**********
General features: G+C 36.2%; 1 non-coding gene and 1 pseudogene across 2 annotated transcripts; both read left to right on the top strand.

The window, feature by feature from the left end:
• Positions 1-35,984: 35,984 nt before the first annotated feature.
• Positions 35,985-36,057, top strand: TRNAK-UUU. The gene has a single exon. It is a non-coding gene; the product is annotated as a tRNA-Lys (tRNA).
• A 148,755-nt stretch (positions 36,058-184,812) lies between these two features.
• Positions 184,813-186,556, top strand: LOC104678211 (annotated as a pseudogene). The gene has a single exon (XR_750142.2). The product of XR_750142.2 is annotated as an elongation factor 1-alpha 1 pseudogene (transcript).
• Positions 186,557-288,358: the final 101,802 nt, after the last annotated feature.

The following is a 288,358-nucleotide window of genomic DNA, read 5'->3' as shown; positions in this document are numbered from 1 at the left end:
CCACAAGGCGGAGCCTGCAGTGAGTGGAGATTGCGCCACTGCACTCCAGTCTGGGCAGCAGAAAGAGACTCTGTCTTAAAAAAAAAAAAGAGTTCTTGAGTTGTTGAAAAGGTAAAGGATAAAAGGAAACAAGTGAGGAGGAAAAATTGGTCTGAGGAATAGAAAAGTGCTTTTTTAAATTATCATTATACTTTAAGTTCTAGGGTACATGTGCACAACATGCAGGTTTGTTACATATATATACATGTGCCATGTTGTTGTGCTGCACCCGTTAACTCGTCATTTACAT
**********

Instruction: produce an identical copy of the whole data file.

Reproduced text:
General features: G+C 36.2%; 1 non-coding gene and 1 pseudogene across 2 annotated transcripts; both read left to right on the top strand.

The window, feature by feature from the left end:
• Positions 1-35,984: 35,984 nt before the first annotated feature.
• Positions 35,985-36,057, top strand: TRNAK-UUU. The gene has a single exon. It is a non-coding gene; the product is annotated as a tRNA-Lys (tRNA).
• A 148,755-nt stretch (positions 36,058-184,812) lies between these two features.
• Positions 184,813-186,556, top strand: LOC104678211 (annotated as a pseudogene). The gene has a single exon (XR_750142.2). The product of XR_750142.2 is annotated as an elongation factor 1-alpha 1 pseudogene (transcript).
• Positions 186,557-288,358: the final 101,802 nt, after the last annotated feature.

The following is a 288,358-nucleotide window of genomic DNA, read 5'->3' as shown; positions in this document are numbered from 1 at the left end:
CCACAAGGCGGAGCCTGCAGTGAGTGGAGATTGCGCCACTGCACTCCAGTCTGGGCAGCAGAAAGAGACTCTGTCTTAAAAAAAAAAAAGAGTTCTTGAGTTGTTGAAAAGGTAAAGGATAAAAGGAAACAAGTGAGGAGGAAAAATTGGTCTGAGGAATAGAAAAGTGCTTTTTTAAATTATCATTATACTTTAAGTTCTAGGGTACATGTGCACAACATGCAGGTTTGTTACATATATATACATGTGCCATGTTGTTGTGCTGCACCCGTTAACTCGTCATTTACAT